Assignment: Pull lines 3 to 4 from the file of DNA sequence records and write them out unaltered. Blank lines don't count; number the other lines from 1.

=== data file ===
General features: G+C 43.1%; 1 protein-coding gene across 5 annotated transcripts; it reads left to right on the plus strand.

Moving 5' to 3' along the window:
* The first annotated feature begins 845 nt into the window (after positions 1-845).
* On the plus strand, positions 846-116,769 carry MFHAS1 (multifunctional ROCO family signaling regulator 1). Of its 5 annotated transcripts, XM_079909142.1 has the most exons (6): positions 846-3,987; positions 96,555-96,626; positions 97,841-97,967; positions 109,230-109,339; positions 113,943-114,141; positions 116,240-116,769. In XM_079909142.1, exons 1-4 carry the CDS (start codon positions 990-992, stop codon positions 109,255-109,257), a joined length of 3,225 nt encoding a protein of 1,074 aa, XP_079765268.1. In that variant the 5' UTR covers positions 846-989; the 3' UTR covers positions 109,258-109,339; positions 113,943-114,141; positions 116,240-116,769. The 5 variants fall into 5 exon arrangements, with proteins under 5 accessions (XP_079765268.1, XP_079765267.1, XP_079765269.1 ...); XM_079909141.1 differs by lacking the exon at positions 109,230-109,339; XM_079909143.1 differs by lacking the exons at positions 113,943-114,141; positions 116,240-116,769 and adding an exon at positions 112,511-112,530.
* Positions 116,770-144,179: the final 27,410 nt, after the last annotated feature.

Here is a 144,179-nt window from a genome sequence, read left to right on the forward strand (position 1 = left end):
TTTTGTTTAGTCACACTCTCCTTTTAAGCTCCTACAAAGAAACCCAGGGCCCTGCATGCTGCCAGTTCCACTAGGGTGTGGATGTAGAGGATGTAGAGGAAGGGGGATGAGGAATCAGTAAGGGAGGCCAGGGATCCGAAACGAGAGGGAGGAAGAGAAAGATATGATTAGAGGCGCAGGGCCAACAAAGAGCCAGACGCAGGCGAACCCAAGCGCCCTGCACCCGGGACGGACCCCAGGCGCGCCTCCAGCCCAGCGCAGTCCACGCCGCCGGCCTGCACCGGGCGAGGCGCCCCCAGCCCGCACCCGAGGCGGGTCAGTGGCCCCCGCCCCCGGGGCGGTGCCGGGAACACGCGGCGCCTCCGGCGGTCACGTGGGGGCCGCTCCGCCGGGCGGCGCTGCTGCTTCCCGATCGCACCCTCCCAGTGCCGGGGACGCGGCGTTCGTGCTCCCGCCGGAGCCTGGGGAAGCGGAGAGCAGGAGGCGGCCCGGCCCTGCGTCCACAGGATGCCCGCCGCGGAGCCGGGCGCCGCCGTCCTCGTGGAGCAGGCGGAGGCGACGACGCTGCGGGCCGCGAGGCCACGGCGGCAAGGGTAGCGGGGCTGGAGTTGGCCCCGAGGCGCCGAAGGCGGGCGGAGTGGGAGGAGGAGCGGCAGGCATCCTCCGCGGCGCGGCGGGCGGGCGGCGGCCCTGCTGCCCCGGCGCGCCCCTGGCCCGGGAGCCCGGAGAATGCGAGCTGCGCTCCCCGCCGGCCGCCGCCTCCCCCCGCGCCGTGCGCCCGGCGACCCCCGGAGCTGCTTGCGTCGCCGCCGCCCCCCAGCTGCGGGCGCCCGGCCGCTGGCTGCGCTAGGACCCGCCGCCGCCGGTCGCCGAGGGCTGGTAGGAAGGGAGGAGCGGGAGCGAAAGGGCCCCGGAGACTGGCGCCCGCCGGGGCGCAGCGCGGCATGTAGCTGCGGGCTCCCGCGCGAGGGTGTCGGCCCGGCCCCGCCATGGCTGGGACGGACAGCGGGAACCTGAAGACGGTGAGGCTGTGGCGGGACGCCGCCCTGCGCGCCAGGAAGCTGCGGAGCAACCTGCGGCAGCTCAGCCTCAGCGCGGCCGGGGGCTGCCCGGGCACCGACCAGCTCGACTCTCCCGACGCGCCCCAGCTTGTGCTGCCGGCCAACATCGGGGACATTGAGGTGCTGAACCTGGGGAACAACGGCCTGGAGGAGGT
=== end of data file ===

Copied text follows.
* The first annotated feature begins 845 nt into the window (after positions 1-845).
* On the plus strand, positions 846-116,769 carry MFHAS1 (multifunctional ROCO family signaling regulator 1). Of its 5 annotated transcripts, XM_079909142.1 has the most exons (6): positions 846-3,987; positions 96,555-96,626; positions 97,841-97,967; positions 109,230-109,339; positions 113,943-114,141; positions 116,240-116,769. In XM_079909142.1, exons 1-4 carry the CDS (start codon positions 990-992, stop codon positions 109,255-109,257), a joined length of 3,225 nt encoding a protein of 1,074 aa, XP_079765268.1. In that variant the 5' UTR covers positions 846-989; the 3' UTR covers positions 109,258-109,339; positions 113,943-114,141; positions 116,240-116,769. The 5 variants fall into 5 exon arrangements, with proteins under 5 accessions (XP_079765268.1, XP_079765267.1, XP_079765269.1 ...); XM_079909141.1 differs by lacking the exon at positions 109,230-109,339; XM_079909143.1 differs by lacking the exons at positions 113,943-114,141; positions 116,240-116,769 and adding an exon at positions 112,511-112,530.